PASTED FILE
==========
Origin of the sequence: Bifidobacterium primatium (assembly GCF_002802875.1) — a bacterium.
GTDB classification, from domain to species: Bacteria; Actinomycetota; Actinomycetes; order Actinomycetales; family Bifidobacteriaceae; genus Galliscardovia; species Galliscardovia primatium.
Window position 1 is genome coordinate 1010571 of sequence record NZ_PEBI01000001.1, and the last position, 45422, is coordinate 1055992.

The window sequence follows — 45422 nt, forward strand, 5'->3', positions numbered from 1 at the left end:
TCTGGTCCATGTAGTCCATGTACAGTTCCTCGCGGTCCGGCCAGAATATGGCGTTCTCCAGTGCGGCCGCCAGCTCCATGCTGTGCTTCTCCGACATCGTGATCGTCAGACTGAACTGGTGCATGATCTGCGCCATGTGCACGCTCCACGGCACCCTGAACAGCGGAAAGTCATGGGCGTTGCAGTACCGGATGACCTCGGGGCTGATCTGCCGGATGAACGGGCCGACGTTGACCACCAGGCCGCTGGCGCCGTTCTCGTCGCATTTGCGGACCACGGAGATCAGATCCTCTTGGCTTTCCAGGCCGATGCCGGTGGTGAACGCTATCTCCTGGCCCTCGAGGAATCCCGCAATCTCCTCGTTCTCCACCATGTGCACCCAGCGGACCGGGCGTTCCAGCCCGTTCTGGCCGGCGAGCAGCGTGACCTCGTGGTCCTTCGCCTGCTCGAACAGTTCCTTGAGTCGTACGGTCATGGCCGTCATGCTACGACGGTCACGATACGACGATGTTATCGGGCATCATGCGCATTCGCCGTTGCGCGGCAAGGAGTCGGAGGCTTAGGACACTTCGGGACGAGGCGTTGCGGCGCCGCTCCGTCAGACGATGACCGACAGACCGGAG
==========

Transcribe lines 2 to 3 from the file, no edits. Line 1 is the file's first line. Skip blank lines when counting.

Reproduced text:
GTDB classification, from domain to species: Bacteria; Actinomycetota; Actinomycetes; order Actinomycetales; family Bifidobacteriaceae; genus Galliscardovia; species Galliscardovia primatium.
Window position 1 is genome coordinate 1010571 of sequence record NZ_PEBI01000001.1, and the last position, 45422, is coordinate 1055992.